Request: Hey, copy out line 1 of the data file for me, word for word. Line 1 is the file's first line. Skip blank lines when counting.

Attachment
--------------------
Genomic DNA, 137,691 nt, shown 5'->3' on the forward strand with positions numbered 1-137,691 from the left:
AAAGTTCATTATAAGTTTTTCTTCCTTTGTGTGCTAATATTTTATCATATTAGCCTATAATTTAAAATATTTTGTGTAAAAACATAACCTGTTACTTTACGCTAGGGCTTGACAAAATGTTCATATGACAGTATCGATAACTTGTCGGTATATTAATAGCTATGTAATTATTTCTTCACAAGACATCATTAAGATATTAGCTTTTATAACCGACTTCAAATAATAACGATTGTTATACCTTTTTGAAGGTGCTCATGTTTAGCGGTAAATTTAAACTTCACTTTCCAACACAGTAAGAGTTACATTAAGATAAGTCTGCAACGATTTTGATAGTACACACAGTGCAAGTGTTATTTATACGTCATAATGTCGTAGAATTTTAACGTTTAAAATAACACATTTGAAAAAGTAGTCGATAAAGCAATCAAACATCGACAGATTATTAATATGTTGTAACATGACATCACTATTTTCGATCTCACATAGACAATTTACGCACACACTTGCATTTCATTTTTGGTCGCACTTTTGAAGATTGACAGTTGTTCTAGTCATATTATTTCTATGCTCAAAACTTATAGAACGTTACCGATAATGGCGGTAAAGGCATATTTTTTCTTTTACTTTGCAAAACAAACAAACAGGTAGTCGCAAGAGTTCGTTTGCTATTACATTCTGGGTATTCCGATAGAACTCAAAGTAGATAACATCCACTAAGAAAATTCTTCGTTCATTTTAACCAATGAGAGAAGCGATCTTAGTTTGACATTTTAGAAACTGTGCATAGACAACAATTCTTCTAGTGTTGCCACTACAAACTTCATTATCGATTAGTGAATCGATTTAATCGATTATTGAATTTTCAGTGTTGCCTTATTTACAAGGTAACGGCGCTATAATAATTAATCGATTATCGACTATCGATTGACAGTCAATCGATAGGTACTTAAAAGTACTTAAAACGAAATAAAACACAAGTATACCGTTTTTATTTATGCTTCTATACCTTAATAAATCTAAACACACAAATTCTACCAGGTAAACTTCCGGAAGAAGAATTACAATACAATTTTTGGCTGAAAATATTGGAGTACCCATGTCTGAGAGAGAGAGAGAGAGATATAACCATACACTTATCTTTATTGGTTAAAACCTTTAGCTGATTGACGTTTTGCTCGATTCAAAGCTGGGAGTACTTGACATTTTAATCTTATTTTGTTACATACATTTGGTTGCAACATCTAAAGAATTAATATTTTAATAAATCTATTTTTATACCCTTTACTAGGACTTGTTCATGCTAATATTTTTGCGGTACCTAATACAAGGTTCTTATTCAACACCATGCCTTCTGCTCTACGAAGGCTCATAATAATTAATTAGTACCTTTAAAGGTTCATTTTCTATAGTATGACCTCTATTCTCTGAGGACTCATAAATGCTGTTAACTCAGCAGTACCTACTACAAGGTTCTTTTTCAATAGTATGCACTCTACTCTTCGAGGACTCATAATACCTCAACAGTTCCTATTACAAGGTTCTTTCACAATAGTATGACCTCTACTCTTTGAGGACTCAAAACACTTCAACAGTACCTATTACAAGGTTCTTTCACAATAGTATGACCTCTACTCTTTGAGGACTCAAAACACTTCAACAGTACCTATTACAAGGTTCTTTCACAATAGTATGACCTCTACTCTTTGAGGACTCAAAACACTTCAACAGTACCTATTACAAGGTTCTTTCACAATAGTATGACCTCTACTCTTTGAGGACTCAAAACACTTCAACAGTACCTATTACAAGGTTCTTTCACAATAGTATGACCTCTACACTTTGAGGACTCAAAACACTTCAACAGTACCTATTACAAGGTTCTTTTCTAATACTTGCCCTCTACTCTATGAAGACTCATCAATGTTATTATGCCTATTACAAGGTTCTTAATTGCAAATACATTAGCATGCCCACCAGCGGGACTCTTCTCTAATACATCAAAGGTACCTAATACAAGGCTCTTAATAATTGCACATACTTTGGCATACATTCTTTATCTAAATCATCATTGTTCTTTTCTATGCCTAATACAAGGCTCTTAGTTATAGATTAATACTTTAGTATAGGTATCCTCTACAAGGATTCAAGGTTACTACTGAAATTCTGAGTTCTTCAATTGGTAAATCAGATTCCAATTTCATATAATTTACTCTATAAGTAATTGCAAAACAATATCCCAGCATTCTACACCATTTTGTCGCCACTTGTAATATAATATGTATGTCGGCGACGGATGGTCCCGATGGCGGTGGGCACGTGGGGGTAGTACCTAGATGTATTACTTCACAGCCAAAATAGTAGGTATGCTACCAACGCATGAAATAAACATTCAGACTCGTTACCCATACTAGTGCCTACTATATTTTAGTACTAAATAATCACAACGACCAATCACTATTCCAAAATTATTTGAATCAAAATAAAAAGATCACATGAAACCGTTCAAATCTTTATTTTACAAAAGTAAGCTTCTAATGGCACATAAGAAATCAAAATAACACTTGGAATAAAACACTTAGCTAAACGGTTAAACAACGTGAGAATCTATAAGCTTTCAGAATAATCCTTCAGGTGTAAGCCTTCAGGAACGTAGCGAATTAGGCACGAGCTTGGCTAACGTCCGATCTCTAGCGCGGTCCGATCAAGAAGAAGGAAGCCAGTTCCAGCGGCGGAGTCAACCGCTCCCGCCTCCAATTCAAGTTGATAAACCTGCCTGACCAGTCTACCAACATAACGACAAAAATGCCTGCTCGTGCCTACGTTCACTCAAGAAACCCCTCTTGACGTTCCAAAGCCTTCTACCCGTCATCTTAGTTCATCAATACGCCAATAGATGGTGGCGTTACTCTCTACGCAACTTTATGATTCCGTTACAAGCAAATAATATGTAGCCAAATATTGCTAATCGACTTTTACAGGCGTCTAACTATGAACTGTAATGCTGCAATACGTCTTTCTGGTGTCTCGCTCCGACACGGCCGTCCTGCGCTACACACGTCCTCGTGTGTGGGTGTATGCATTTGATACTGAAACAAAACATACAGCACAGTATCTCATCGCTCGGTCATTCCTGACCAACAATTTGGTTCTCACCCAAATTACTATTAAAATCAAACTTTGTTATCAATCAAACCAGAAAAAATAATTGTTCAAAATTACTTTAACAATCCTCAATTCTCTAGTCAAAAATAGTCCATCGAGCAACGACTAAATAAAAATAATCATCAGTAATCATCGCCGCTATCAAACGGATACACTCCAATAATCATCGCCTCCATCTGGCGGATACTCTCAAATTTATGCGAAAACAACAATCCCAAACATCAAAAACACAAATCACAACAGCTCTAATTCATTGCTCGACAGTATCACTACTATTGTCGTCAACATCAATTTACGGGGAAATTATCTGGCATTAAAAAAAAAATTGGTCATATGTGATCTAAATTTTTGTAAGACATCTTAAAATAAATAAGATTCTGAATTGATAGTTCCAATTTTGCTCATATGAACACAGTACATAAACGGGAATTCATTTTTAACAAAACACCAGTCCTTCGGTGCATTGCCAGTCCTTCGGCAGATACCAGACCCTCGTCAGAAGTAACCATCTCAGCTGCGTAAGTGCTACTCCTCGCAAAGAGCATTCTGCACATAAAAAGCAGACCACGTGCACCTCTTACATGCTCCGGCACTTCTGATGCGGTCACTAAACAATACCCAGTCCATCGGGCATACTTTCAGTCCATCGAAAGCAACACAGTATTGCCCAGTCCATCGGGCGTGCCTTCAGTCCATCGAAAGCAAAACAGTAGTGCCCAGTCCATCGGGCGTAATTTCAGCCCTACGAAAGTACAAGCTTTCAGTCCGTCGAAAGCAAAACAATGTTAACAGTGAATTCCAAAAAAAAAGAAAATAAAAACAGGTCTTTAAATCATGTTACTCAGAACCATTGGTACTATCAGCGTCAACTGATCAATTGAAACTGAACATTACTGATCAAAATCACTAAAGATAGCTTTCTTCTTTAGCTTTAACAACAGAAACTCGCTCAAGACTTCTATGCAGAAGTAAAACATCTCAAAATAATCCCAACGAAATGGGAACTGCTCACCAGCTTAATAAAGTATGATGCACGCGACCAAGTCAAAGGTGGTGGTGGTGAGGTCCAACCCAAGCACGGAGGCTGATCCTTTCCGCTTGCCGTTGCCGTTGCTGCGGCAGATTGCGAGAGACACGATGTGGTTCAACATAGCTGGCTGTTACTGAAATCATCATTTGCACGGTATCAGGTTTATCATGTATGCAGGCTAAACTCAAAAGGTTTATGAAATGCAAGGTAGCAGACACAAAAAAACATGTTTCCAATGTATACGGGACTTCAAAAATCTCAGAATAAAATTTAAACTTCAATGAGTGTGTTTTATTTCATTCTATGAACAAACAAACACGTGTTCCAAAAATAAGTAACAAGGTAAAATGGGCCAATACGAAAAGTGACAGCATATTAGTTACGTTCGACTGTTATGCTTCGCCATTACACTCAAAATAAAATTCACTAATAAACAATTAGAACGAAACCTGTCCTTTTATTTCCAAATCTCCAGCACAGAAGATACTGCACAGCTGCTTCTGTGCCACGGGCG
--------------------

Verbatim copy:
Genomic DNA, 137,691 nt, shown 5'->3' on the forward strand with positions numbered 1-137,691 from the left: